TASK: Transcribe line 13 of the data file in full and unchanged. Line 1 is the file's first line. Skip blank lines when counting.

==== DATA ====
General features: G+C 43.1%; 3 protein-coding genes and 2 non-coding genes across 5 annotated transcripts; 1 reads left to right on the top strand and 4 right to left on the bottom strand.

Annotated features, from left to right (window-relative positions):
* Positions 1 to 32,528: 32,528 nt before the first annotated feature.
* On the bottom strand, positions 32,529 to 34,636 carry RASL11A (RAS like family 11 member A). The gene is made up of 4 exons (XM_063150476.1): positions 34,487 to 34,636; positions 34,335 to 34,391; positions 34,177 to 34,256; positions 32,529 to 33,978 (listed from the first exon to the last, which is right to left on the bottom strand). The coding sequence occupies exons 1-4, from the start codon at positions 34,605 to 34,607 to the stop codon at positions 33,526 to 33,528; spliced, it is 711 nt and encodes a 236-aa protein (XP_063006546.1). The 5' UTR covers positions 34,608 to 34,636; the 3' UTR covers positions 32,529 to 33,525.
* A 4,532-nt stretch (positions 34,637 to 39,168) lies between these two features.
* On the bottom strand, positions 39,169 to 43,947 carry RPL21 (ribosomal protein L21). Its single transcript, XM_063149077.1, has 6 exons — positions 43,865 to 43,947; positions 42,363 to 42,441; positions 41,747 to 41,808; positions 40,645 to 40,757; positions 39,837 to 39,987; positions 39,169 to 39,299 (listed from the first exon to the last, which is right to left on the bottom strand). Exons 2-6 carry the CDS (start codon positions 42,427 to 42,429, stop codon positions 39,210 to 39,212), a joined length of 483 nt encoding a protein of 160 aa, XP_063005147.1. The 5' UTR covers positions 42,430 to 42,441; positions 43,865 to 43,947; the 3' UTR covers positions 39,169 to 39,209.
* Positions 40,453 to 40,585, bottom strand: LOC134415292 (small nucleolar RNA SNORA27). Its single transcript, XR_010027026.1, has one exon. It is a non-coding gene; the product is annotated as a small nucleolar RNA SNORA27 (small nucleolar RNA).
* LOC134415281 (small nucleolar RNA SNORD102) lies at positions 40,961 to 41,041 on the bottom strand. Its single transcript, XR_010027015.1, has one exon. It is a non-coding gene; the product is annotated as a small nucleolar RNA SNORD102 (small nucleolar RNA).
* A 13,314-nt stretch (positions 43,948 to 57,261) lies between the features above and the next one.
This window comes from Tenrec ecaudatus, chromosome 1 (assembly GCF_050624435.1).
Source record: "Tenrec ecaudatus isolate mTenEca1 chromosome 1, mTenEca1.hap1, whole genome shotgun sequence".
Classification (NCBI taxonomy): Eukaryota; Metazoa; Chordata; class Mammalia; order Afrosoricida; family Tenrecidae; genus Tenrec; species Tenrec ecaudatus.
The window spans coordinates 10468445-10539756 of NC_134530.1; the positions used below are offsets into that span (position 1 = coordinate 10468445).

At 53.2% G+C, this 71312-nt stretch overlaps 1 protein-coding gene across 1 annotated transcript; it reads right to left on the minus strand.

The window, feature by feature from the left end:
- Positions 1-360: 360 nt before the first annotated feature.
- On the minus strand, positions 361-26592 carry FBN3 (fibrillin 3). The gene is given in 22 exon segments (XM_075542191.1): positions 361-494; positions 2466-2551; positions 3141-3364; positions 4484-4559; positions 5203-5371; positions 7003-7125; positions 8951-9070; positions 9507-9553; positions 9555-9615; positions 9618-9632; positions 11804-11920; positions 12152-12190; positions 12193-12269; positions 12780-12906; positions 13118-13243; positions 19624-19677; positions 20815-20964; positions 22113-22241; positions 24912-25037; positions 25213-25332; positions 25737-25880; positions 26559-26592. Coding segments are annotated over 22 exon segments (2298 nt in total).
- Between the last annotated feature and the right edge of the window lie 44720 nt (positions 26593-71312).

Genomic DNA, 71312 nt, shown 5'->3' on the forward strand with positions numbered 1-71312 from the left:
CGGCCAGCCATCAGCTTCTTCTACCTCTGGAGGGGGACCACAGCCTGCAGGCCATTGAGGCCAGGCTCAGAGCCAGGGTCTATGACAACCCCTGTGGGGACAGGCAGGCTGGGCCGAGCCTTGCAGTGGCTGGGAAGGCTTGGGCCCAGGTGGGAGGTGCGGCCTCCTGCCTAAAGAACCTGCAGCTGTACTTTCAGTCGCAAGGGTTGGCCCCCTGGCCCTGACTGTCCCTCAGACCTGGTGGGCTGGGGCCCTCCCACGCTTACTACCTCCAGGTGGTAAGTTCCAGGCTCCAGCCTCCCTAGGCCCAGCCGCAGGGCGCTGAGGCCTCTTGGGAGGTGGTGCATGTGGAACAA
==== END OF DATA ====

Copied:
The window spans coordinates 10468445-10539756 of NC_134530.1; the positions used below are offsets into that span (position 1 = coordinate 10468445).